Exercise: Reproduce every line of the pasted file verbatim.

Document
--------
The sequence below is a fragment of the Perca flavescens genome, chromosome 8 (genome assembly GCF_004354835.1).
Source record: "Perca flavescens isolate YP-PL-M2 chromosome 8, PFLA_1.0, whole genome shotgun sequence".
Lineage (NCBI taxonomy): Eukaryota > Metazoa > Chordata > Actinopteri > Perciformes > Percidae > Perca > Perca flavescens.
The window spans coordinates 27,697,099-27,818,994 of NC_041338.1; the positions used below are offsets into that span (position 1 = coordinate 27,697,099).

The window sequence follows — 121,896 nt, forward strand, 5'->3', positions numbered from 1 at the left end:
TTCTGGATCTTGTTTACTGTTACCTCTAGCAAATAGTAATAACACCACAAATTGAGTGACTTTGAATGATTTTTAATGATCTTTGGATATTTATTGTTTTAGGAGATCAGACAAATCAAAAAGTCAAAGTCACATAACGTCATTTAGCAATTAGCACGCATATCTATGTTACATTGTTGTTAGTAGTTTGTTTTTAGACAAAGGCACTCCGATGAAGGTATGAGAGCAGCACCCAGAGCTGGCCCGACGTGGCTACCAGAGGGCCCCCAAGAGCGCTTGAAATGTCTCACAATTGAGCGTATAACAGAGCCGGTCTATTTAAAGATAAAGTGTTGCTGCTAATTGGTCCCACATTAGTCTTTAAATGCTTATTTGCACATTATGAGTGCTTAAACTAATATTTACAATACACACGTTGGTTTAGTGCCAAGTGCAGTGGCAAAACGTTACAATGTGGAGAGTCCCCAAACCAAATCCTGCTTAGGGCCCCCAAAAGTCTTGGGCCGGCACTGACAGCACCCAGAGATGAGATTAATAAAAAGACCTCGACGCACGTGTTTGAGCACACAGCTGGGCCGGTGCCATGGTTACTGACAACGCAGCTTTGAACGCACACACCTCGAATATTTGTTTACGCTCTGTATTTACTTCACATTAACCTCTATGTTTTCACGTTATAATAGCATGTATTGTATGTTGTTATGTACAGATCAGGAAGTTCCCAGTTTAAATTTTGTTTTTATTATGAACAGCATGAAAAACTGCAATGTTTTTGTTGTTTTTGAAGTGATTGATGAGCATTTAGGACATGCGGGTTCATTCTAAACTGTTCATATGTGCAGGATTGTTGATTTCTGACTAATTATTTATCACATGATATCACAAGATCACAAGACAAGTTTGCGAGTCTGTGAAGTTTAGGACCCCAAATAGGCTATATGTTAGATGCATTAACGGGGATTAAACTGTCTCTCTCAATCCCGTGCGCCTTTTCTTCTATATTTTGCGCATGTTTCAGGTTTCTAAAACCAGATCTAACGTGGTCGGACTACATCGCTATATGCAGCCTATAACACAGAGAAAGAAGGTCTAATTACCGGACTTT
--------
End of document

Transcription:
The sequence below is a fragment of the Perca flavescens genome, chromosome 8 (genome assembly GCF_004354835.1).
Source record: "Perca flavescens isolate YP-PL-M2 chromosome 8, PFLA_1.0, whole genome shotgun sequence".
Lineage (NCBI taxonomy): Eukaryota > Metazoa > Chordata > Actinopteri > Perciformes > Percidae > Perca > Perca flavescens.
The window spans coordinates 27,697,099-27,818,994 of NC_041338.1; the positions used below are offsets into that span (position 1 = coordinate 27,697,099).

The window sequence follows — 121,896 nt, forward strand, 5'->3', positions numbered from 1 at the left end:
TTCTGGATCTTGTTTACTGTTACCTCTAGCAAATAGTAATAACACCACAAATTGAGTGACTTTGAATGATTTTTAATGATCTTTGGATATTTATTGTTTTAGGAGATCAGACAAATCAAAAAGTCAAAGTCACATAACGTCATTTAGCAATTAGCACGCATATCTATGTTACATTGTTGTTAGTAGTTTGTTTTTAGACAAAGGCACTCCGATGAAGGTATGAGAGCAGCACCCAGAGCTGGCCCGACGTGGCTACCAGAGGGCCCCCAAGAGCGCTTGAAATGTCTCACAATTGAGCGTATAACAGAGCCGGTCTATTTAAAGATAAAGTGTTGCTGCTAATTGGTCCCACATTAGTCTTTAAATGCTTATTTGCACATTATGAGTGCTTAAACTAATATTTACAATACACACGTTGGTTTAGTGCCAAGTGCAGTGGCAAAACGTTACAATGTGGAGAGTCCCCAAACCAAATCCTGCTTAGGGCCCCCAAAAGTCTTGGGCCGGCACTGACAGCACCCAGAGATGAGATTAATAAAAAGACCTCGACGCACGTGTTTGAGCACACAGCTGGGCCGGTGCCATGGTTACTGACAACGCAGCTTTGAACGCACACACCTCGAATATTTGTTTACGCTCTGTATTTACTTCACATTAACCTCTATGTTTTCACGTTATAATAGCATGTATTGTATGTTGTTATGTACAGATCAGGAAGTTCCCAGTTTAAATTTTGTTTTTATTATGAACAGCATGAAAAACTGCAATGTTTTTGTTGTTTTTGAAGTGATTGATGAGCATTTAGGACATGCGGGTTCATTCTAAACTGTTCATATGTGCAGGATTGTTGATTTCTGACTAATTATTTATCACATGATATCACAAGATCACAAGACAAGTTTGCGAGTCTGTGAAGTTTAGGACCCCAAATAGGCTATATGTTAGATGCATTAACGGGGATTAAACTGTCTCTCTCAATCCCGTGCGCCTTTTCTTCTATATTTTGCGCATGTTTCAGGTTTCTAAAACCAGATCTAACGTGGTCGGACTACATCGCTATATGCAGCCTATAACACAGAGAAAGAAGGTCTAATTACCGGACTTT